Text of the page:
April 3, 2019
appeal from Superior Court of New Jersey, Chancery Division,
Morris County, Docket No. F-031537-16.
B. Fagan-Rodriguez argued the cause for appellant (Rodriguez
Law Group, LLC, attorneys; Susan B. Fagan-Rodriguez, on the
Elliott J. Almanza argued the cause for respondent
(Goldenberg, Mackler, Sayegh, Mintz, Pfeffer, Bonchi &
Gill, attorneys; Keith A. Bonchi, of counsel and on the
brief; Elliott J. Almanza, on the brief).
Judges Koblitz, Currier and Mayer. 
tax foreclosure matter, defendant, U.S. Bank-Cust/Sass Muni
VI DTR (U.S. Bank), a large tax lien investment fund, appeals
from the January 10, 2018 final judgment and the February 22,
2018 order denying its motion to vacate final judgment. U.S.
Bank had previously obtained ownership of real property by
foreclosing on a tax sale certificate, and then failed to pay
property taxes. The Chancery Division granted the opposed
motion for final judgment without affording the requested
oral argument or providing a cogent reason to deny argument.
U.S. Bank thus was not told when final judgment would be
entered, which would also end its redemption period. Because
oral argument was not provided, we reverse.
November 21, 2016, Christiana Trust filed the present
complaint to foreclose the tax sale certificate. Christiana
Trust named U.S. Bank as a defendant because of a prior tax
certificate held on the property. On June 8, 2017, defendant
was served with an "order fixing the time, place and
amount of redemption." The order fixed July 24, 2017 as
the time for redemption. Defendant did not file an answer or
otherwise plead. Defendant did, however, file a notice of
appearance in August 2017.
August 14, 2017, Christiana Trust filed a motion for final
judgment with the Foreclosure Unit of the Superior Court.
Defendant asserts it was "unable to complete resolution
of the environmental assessment by the time [p]laintiff moved
for entry of final judgment." Defendant opposed the
motion and sought a temporary stay, alleging it had filed a
complaint in 2013, obtained final judgment in 2016, and owned
the property. Defendant certified the property had
"extensive environmental problems." Defendant
asserted it was "attempting to sell the
[p]roperty," and "hope[d] to have a contract to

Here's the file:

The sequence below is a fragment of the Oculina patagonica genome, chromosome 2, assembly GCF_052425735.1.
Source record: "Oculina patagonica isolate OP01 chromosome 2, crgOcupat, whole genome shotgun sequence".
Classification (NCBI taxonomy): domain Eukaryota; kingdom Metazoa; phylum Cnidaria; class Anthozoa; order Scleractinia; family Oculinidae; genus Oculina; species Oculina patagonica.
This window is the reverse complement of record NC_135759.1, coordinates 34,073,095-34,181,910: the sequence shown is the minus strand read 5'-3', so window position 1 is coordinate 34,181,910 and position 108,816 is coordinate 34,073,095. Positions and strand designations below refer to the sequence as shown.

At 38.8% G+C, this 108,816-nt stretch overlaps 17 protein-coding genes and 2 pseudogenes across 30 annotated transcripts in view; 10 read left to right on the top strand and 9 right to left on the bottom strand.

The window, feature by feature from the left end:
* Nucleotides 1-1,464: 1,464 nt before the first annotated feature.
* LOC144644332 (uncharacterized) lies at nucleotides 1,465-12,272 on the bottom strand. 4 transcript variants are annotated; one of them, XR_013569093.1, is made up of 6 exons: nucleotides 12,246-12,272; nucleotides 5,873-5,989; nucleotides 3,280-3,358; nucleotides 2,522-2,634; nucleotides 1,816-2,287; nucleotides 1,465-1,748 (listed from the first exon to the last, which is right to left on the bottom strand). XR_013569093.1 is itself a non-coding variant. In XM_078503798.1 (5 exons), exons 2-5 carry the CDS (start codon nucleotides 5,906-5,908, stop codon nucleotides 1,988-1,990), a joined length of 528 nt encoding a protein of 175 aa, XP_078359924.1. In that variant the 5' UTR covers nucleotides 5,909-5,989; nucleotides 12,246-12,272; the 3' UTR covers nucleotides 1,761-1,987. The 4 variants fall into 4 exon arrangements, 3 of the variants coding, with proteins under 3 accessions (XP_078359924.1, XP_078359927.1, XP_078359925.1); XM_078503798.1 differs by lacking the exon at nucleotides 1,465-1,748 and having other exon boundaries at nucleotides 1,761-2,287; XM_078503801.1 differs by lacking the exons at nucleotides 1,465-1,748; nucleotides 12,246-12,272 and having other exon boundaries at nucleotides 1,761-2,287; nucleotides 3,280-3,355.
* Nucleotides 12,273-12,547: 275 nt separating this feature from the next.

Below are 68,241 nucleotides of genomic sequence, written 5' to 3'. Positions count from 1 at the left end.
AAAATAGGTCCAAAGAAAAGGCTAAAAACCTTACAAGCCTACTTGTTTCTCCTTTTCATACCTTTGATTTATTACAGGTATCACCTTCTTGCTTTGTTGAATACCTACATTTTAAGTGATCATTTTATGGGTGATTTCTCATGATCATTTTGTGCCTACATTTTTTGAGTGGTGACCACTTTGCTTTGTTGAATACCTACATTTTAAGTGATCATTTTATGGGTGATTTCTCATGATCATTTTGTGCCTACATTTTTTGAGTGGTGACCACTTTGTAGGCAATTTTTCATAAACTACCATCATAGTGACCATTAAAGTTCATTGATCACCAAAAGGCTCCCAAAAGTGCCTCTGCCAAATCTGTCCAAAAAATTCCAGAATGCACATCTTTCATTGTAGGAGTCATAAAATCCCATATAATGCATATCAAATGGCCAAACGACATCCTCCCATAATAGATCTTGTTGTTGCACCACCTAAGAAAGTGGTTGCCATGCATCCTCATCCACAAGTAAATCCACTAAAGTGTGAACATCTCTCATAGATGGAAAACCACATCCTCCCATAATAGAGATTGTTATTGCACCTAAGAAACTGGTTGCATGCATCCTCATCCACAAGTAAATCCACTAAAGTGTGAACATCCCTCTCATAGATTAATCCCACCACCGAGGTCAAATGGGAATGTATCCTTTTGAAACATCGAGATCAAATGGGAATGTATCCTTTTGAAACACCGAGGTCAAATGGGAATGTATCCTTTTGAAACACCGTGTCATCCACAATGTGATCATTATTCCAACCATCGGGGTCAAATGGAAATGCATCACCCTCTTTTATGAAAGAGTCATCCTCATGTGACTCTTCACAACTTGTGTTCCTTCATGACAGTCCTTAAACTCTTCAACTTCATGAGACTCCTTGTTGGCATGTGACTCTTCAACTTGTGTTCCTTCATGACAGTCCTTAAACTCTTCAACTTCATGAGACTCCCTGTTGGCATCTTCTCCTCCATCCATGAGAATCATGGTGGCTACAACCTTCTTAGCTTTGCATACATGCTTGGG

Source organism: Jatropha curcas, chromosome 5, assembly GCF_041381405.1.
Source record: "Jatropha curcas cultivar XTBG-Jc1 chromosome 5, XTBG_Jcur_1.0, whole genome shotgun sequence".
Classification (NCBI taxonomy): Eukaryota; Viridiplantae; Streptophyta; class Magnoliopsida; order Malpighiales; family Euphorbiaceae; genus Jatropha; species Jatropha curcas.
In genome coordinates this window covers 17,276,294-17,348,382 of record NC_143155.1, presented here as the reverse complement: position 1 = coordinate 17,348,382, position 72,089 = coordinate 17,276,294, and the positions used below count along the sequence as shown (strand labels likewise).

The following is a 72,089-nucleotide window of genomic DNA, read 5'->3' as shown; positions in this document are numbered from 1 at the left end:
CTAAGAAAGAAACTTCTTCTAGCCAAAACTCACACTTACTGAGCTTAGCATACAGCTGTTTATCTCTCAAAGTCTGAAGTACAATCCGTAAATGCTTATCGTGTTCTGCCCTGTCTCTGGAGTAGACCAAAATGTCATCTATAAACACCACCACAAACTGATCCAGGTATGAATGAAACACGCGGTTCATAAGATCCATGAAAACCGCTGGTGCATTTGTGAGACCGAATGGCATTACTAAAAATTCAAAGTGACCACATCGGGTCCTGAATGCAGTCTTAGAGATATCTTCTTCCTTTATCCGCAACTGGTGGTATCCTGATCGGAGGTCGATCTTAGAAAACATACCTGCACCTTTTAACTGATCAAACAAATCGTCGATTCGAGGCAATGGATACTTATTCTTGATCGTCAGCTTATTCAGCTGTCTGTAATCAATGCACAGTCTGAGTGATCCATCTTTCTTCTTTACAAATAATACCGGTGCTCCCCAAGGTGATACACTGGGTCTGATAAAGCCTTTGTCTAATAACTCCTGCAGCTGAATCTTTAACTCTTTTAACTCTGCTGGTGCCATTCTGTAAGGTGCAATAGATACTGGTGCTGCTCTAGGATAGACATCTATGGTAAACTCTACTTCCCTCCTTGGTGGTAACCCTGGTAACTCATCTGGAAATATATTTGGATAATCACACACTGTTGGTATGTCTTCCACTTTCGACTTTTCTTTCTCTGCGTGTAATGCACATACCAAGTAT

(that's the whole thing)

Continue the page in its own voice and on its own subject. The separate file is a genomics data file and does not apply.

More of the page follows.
sell the [p]roperty in the near future." After
opposition was filed, the Foreclosure Unit sent the contested
matter to the Chancery Division.
January 10, 2018, the court entered final judgment. In its
statement of reasons, the court explained:
Defendant fails to demonstrate any of the [Crowe v.
DeGioia, 90 N.J. 126 (1982)] factors. Defendant raises
no valid legal argument or defense that would defeat
[p]laintiff's right to proceed with the foreclosure.
Defendant asserts that it is in the process of attempting to
sell the property and it hopes to have a contract to sell
same in the near future. On the other hand, [d]efendant has
not paid the concurrent property taxes although it completed
its own foreclosure and has held an unrecorded ownership
interest for the past sixteen months since May 2016. Further,
[p]laintiff argues that [d]efendant is a large investment
fund with financial ability to redeem the tax lien, and that
it could easily redeem the tax lien and preserve its
interest. The court is persuaded that equities favor
[p]laintiff as [p]laintiff has been paying property taxes to
secure the priority of its lien, and [d]efendant has failed
to demonstrate any elements that warrant stay of the entry of
order further provided: "Plaintiff did not request oral
argument. Defendant opposed and requested oral argument. The
court did not hear oral argument pursuant to Palombi v.
Palombi, 414 N.J.Super. 274 (App. Div. 2010)."
Palombi, we considered Rule 5:5-4 in the
context of a litigious family matter. Rule 5:5-4(a)
states, in pertinent part:
Motions in family actions shall be governed by
[Rule] 1:6-2(b) except that, in exercising its
discretion as to the mode and scheduling of disposition of
motions, the court shall ordinarily grant requests
for oral argument on substantive and non-routine discovery
motions and ordinarily ...